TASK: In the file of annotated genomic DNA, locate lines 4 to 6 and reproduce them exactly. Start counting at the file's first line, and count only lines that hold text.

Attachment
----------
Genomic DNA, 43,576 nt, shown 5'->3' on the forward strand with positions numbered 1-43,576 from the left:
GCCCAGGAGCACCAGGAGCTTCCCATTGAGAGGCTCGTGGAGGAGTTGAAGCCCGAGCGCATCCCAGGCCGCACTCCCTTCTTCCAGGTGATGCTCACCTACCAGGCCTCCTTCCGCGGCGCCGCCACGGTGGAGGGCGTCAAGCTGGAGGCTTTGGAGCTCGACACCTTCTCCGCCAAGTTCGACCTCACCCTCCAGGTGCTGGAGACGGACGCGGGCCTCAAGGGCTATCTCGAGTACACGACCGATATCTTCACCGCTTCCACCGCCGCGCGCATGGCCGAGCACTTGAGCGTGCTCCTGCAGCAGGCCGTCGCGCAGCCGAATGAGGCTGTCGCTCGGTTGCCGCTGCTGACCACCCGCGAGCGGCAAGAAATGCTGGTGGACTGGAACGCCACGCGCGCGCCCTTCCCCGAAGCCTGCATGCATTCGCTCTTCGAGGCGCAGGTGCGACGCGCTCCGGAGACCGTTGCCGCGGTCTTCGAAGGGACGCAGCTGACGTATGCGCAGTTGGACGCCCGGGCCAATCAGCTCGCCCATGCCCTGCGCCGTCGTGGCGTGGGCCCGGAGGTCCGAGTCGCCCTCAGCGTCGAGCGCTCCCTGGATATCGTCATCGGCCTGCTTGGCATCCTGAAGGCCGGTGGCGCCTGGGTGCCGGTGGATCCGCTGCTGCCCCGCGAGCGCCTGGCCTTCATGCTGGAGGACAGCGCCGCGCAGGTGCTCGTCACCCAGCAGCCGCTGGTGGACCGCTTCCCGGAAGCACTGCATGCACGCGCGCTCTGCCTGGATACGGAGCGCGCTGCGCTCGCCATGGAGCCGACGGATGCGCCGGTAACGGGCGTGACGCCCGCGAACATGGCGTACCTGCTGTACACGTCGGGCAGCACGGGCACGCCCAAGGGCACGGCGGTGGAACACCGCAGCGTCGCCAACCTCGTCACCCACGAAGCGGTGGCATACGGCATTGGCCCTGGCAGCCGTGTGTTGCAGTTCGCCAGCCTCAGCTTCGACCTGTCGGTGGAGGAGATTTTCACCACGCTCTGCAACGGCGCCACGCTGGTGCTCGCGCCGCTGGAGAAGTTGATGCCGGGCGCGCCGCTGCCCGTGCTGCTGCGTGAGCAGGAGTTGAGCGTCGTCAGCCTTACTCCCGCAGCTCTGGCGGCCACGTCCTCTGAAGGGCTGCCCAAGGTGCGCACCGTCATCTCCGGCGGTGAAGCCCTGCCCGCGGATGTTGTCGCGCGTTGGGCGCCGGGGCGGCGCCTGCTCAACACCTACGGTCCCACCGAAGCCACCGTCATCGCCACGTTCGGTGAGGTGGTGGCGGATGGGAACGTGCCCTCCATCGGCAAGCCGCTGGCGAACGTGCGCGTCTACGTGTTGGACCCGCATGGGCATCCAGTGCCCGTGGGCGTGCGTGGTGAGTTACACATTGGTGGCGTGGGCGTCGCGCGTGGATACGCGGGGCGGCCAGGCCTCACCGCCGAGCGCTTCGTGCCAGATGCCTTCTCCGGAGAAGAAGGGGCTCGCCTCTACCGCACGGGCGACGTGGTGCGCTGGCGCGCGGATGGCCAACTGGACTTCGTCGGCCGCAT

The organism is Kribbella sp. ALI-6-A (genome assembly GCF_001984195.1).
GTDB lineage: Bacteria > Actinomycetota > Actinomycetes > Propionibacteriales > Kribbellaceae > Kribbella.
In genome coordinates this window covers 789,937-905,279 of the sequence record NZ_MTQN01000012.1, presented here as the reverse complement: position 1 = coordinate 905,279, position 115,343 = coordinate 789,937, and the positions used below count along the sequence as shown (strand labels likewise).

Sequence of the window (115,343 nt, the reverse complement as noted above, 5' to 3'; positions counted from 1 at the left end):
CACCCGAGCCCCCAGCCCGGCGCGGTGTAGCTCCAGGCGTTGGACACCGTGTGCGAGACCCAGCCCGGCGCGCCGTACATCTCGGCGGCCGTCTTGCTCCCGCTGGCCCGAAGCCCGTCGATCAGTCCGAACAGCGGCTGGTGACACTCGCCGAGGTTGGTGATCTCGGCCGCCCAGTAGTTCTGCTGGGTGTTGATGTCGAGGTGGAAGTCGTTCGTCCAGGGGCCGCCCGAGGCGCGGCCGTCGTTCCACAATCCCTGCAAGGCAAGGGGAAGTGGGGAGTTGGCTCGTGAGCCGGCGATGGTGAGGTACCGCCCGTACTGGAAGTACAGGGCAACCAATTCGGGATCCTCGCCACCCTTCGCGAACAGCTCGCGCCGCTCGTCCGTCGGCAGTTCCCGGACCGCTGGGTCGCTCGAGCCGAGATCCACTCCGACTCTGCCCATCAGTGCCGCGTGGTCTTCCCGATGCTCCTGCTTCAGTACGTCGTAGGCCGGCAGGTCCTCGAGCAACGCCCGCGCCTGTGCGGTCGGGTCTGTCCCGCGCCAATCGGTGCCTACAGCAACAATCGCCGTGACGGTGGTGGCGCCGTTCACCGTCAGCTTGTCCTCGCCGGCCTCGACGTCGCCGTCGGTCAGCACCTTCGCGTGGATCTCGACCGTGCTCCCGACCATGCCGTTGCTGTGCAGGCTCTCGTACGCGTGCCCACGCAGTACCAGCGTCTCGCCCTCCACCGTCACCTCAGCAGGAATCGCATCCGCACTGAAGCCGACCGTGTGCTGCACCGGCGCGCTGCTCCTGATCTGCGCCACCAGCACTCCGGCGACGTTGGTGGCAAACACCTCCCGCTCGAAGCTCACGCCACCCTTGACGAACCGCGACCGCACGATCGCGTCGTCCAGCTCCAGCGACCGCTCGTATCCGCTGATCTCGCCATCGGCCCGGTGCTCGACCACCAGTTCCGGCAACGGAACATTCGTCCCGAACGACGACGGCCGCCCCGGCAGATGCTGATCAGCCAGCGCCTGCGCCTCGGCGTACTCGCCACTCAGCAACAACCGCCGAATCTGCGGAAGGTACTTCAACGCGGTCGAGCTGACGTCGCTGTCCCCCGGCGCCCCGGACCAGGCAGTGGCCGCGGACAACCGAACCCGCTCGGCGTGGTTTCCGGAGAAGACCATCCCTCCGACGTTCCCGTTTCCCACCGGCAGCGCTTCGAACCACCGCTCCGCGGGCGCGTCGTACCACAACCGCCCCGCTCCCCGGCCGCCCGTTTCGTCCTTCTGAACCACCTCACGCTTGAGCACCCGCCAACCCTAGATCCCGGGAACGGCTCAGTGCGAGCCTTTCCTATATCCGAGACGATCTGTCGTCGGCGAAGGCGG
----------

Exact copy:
GTDB lineage: Bacteria > Actinomycetota > Actinomycetes > Propionibacteriales > Kribbellaceae > Kribbella.
In genome coordinates this window covers 789,937-905,279 of the sequence record NZ_MTQN01000012.1, presented here as the reverse complement: position 1 = coordinate 905,279, position 115,343 = coordinate 789,937, and the positions used below count along the sequence as shown (strand labels likewise).

Sequence of the window (115,343 nt, the reverse complement as noted above, 5' to 3'; positions counted from 1 at the left end):